Chris Sweetman, Audio Director at Splash Damage, has published a very interesting article about the sound of “Brink”. Let’s read:
I’m Chris Sweetman, Audio Director at Splash Damage, and this developer diary is all about Brink’s sound design. What does an Audio Director do all day? Well, I’m responsible for the quality of everything that is heard in our games, including music, dialogue, and sound design. This can be broken down into various areas, including in-game gameplay, cut scenes, trailers and tons of other stuff.
I work with composers on music and licensing, actors on dialogue, and myself on sound design. I also have Simon Price – our dedicated Audio Programmer – working with me, without whom none of this would be possible.
Having played many single player and multiplayer shooters, there was one thing that always concerned me – sonic space. In other words, how do you overcome the problem of having too many sounds all playing at the same time? When you have music, gunfire, dialogue, Foley, explosions, and ambient sounds all going off simultaneously, you’re generally left with aural mush. This was a problem we were determined to solve when beginning work on Brink.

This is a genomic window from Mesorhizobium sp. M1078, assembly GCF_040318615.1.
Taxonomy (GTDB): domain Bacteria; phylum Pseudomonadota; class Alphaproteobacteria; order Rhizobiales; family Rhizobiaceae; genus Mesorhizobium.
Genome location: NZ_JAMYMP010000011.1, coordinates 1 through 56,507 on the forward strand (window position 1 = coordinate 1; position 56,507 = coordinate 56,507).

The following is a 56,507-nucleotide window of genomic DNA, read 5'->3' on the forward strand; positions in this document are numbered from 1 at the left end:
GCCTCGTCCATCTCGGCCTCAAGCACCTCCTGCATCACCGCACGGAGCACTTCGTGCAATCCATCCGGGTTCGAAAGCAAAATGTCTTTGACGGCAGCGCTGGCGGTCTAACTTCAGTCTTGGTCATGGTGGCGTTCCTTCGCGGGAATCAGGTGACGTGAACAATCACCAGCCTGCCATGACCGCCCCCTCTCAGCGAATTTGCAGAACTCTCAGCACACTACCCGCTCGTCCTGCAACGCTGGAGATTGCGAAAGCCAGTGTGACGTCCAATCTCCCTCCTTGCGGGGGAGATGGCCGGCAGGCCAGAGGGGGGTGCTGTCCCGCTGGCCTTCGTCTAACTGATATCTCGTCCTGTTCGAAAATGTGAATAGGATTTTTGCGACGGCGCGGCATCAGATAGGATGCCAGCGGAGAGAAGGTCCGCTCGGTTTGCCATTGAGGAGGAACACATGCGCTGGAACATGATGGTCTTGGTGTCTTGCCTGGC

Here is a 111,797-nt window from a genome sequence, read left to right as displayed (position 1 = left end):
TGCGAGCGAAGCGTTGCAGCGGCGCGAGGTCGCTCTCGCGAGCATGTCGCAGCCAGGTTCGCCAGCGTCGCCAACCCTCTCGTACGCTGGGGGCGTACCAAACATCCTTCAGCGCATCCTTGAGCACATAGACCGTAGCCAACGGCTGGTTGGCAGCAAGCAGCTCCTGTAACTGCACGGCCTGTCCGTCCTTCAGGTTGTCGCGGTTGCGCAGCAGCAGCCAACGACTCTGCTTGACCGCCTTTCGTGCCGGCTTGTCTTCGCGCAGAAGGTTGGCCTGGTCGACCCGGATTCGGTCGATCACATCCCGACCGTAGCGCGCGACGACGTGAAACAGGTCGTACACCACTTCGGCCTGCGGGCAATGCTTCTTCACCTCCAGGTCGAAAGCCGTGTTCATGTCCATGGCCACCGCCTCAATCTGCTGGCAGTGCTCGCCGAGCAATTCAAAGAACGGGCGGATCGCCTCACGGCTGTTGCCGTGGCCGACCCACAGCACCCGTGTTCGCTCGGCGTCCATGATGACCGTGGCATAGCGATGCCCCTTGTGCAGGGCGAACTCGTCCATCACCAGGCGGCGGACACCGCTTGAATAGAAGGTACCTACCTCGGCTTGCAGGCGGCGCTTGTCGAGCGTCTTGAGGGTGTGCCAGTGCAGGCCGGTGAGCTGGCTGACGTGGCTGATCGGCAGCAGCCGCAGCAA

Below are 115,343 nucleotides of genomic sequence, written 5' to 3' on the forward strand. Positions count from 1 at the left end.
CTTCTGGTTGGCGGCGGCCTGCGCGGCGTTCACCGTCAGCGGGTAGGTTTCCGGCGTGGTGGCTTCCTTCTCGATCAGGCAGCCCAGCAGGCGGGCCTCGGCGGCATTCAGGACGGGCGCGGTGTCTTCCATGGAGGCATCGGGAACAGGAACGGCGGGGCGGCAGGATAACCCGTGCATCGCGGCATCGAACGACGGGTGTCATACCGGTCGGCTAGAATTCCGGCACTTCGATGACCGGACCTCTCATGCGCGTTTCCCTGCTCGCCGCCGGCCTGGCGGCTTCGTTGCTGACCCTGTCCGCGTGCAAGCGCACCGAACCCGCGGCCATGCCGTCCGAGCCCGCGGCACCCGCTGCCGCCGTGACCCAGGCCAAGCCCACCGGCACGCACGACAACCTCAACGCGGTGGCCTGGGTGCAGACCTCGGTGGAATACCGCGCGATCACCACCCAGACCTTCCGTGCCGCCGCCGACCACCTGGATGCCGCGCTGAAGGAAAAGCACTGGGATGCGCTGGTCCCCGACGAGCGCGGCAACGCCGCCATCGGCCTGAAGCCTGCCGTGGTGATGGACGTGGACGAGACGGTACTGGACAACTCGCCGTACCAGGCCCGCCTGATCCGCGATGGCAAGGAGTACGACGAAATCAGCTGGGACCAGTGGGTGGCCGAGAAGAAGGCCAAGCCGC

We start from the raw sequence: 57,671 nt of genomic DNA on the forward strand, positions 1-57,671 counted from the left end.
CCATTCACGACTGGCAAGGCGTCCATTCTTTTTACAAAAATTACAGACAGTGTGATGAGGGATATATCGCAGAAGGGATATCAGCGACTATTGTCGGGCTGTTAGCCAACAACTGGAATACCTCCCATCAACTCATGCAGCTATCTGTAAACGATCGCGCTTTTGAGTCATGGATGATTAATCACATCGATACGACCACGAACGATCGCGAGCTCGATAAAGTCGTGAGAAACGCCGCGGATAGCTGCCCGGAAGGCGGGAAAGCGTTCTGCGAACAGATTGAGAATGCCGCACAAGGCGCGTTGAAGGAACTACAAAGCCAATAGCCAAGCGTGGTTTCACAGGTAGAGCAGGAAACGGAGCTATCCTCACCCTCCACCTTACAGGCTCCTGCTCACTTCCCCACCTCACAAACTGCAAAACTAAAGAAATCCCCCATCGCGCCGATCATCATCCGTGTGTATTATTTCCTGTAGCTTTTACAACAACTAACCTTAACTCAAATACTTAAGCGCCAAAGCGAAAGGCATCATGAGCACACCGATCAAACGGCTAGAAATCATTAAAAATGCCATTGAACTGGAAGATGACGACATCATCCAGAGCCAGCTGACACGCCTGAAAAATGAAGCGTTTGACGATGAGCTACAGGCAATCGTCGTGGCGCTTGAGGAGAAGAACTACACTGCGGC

I’d made some progress working on BLACK with the Choir of Guns concept, but it was evident early on that with Brink’s focus on blurring the lines between single and multiplayer, we had to up the ante . We wanted every sound in Brink to be heard perfectly, whether it was a Molotov cocktail exploding, a mini gun winding up, or a heavy body-type player coming round the corner to stomp on your face. These sounds were only going to be heard properly with enough space in the audio mix. If you consider that it’s entirely plausible to have 16 players in the same part of a level, all triggering the same sounds, then the true scope of this challenge becomes clear.